Special Issue

Climate change and oncology nursing: the African perspective

9 Nov 2023
Vera Larfi Samba, Esubalew Mezgebu, Habtamu Habtes, Naomi Ohene Oti, Bilonda Michou Mangongolo, Ritah Bafumba, Kathryn Burns, Maria Fernanda Olarte Sierra, Julia Challinor, Martjie de Villiers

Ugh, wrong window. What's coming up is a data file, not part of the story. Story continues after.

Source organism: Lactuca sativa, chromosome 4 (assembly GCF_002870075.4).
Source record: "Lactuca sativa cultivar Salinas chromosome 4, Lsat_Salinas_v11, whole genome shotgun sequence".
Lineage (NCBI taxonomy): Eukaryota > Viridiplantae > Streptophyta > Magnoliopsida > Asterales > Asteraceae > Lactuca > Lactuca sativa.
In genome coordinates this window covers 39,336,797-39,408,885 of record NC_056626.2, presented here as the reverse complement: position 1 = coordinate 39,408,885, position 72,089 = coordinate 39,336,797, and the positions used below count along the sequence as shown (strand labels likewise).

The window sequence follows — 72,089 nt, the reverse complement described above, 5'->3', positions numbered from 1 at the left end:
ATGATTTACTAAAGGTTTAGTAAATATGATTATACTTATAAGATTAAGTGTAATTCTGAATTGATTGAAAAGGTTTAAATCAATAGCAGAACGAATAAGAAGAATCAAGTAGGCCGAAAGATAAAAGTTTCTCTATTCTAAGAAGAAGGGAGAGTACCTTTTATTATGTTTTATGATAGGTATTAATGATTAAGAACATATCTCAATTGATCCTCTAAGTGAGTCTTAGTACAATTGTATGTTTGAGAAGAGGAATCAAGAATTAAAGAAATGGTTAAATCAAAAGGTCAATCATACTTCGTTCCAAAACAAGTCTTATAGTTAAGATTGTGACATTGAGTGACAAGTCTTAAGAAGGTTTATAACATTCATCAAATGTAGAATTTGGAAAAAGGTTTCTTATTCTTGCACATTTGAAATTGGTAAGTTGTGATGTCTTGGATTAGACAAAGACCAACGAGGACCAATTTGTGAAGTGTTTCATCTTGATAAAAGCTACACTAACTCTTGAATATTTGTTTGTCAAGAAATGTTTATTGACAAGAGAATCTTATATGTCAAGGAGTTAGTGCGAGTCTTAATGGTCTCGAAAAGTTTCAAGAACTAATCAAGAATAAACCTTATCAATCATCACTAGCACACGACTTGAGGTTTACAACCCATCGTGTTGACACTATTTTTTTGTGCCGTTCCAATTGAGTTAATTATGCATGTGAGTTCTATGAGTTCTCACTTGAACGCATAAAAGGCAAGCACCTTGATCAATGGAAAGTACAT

Climate change is impacting the lives of millions around the world and exacerbating existing challenges in healthcare globally. Although Africa contributes only 2%–3% of global greenhouse gas emissions, it suffers a disproportionate share of the environmental impact. High-income countries dominate the global discourse on climate change, while their continued utilisation of extractive policies exacerbates climate hazards and impacts economies in regions not responsible for the damage. Cancer is on the rise and constitutes a significant public health burden in low- and middle-income countries, yet little is known about the impact of climate change on oncology nursing on the African continent. To address the ways that climate change is exacerbating existing challenges and adding new difficulties for oncology care, it is essential that the expertise of professionals working in settings that are most impacted by the threats of climate change is amplified if climate crisis risks are to be effectively mitigated. Seven African oncology nurses from across sub-Saharan Africa were reflexively interviewed by voice over internet protocol (VOIP) in English to learn about their understanding of climate change and experiences with its impact on nursing care. Using a conceptual framework to map the impact of climate change on health and considering the vulnerability and social capacity of patients with cancer, our findings show how existing challenges to oncology nursing care are exacerbated by climate change on the continent. Food insecurity, national economic dependency on the agricultural sector, economic inequality, social vulnerability and isolation, transportation challenges, and the immunocompromised status of patients with cancer are all key concerns for oncology nurses in this context. We also present the nurses’ specific recommendations for governments, hospital authorities, and oncology nurses regarding climate change mitigation, adaptation, and event response strategies. With this work, we aim to lay a foundation for further investigation and action to mitigate the oncoming challenges of climate disaster for oncology nurses across sub-Saharan Africa and the patients and families they care for.

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